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The Vígszínház (pronounced more or less Veeg-seen-hahs) in Budapest is quite an extraordinary theater. The only thing I could compare to it in Moscow is the Bolshoi. But this historically was a “lowly” comedy theater, created in 1896, to counteract the conservatism of the National Theater. So this place was an upstart, a rebel, a renegade. Hardly looks like one by today’s standards. And when you get inside it only gets more opulent. According to the Geocaching website, “The Vígszínház is one of the finest examples of theatre buildings designed by [Ferdinand] Fellner and [Hermann] Helmer, whose 19th century ‘new-standard theatres’ can be found scattered across central Europe.” I attended the Vig, as it is called colloquially, one night last week to see a performance of Nikolai Gogol’s classic comedy The Inspector General. I was intrigued to see, when I arrived, a huge banner advertising the theater’s dramatization of Mikhail Bulgakov’s novel The Master and Margarita. So the Russian connection at this theater remains strong. You see, it was this very theater that introduced Anton Chekhov to Hungarian audiences. My half-hearted, though sincere, efforts to determine exactly which Chekhov play was produced here and when remain in vain. Numerous websites, including the theater’s own, proudly proclaim that Chekhov was produced here “from the very beginning,” or that the “first Chekhov offered in Hungary was staged here,” but nobody says which of the plays it was. A letter to the theater’s literary department has gone unanswered as of yet. And I used to have a book that listed all of the Chekhov productions around the world in the early years, but that book is not with me in Moscow. So I remain in the dark and I regrettably leave you there too. If anybody knows the first Chekhov play to be performed at the Vig, do inform me, please. I’ll add that information here.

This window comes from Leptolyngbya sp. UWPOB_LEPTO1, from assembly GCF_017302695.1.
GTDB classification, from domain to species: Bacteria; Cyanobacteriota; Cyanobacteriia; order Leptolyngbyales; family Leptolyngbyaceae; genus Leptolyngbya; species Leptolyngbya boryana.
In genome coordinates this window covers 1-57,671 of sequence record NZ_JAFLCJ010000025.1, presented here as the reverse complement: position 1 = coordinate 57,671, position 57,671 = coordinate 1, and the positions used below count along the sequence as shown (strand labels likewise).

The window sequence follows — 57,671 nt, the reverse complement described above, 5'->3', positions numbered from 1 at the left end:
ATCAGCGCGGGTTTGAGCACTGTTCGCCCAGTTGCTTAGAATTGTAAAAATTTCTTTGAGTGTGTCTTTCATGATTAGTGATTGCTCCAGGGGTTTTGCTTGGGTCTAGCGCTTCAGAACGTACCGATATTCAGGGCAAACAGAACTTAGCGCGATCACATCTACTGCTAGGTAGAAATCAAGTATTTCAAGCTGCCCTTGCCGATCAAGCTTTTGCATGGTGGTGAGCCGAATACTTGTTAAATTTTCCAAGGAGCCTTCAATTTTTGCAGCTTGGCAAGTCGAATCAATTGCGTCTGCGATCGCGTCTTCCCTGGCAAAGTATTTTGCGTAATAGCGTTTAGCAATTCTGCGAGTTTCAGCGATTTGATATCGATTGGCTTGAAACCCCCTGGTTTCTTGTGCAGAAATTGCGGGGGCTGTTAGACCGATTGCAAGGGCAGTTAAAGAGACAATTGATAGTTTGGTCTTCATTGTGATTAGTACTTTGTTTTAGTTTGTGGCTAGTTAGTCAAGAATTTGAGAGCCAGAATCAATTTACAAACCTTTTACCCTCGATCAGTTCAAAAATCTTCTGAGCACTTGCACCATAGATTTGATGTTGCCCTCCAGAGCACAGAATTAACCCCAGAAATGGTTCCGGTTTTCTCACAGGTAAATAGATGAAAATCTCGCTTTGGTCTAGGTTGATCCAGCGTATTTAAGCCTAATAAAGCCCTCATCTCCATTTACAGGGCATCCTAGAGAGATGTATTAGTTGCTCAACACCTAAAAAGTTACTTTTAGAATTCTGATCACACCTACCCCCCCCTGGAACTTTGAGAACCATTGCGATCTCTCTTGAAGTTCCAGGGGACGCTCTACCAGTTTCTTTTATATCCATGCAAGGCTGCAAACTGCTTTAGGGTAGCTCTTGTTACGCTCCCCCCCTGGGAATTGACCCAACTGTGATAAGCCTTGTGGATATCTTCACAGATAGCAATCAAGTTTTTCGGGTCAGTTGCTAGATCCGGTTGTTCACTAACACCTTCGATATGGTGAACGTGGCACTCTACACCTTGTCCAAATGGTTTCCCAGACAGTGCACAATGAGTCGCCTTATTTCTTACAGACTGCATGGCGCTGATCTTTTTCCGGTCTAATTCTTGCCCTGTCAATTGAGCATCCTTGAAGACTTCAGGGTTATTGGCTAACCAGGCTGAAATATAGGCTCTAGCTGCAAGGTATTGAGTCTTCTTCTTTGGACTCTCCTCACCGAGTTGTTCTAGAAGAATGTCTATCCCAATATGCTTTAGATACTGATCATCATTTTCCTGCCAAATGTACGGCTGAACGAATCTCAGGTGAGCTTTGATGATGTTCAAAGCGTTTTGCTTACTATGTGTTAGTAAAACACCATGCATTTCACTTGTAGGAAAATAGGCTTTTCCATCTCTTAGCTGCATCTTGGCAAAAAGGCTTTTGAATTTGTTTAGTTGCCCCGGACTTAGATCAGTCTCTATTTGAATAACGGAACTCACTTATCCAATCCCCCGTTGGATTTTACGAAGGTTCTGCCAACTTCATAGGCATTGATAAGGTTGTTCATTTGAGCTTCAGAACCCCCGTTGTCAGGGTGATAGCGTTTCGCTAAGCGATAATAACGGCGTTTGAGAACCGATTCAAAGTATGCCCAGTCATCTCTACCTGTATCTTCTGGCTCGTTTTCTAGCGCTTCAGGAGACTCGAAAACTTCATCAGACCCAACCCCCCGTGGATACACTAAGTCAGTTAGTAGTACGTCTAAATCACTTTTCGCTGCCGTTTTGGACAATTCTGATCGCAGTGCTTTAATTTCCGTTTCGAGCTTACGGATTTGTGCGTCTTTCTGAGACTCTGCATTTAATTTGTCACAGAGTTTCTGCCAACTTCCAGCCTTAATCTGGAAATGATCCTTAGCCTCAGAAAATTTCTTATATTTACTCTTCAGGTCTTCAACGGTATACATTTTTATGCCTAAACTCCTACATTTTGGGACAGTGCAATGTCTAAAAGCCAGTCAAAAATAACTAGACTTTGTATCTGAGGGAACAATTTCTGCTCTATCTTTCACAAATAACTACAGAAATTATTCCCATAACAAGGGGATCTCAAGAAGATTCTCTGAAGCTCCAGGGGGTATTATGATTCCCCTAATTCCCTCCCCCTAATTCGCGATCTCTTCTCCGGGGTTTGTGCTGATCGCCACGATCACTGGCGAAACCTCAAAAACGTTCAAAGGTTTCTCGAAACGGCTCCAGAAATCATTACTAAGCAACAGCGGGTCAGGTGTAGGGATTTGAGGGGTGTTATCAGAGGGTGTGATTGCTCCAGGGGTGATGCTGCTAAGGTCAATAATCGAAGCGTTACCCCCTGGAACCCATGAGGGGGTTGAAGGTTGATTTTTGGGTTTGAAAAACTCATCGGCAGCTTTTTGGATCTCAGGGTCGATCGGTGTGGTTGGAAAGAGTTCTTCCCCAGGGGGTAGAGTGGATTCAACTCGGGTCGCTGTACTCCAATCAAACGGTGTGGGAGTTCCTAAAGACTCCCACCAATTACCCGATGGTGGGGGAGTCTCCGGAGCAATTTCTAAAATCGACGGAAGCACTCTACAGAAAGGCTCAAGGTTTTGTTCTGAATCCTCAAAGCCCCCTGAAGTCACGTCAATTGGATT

But, as I say, this playhouse has a long and rich connection to Russian culture that goes far beyond Chekhov. Among others, the Boris Eifman Ballet has played here. But one of the most memorable Russian connections to this day remains Yury Lyubimov’s production of Fyodor Dostoevsky’s Crime and Punishment. This, in fact, was the first of several interpretations Lyubimov would do of this seminal literary work. Although there exists some alternate information, Lyubimov’s own pages on the Taganka Theater site list the premiere of this show as having taken place Jan. 26, 1978. It preceded his famous Moscow production by just over a year (that production opened on Feb. 12, 1979). (Birgit Beumers in her book, Yury Lyubimov at the Taganka Theatre, 1964-1994 , puts the Budapest premiere date as June 1978, although I am inclined to go with the information provided by the Taganka.) The Taganka website also provides a full program of the production at the Vig. Lyubimov would return to Crime and Punishment in 1983 at the Lyric Hammersmith in London; the Academy Theater in Vienna in 1984; and Arena Stage in Washington, D.C. in 1987. This was not the only time that Lyubimov would stage a show abroad first and then follow with a production in Moscow. He did the same with Dostoevsky’s novel A Raw Youth, which he first directed in Finland in 1991 and then mounted at the Taganka in 1996.
Budapest was an important city for Lyubimov. He met the woman who would become his last wife while rehearsing Crime and Punishment at the Vig. Katalin Koncz was a journalist who interviewed Lyubimov and they ended up marrying, remaining together from 1978 until Lyubimov’s death in 2014. Lyubimov taught for several years in Budapest at the theater academy. In fact, rounding out the Lyubimov-Vígszínház connection, the current artistic director here is Enikő Eszenyi, a director and actress who studied under Lyubimov at the Hungarian academy.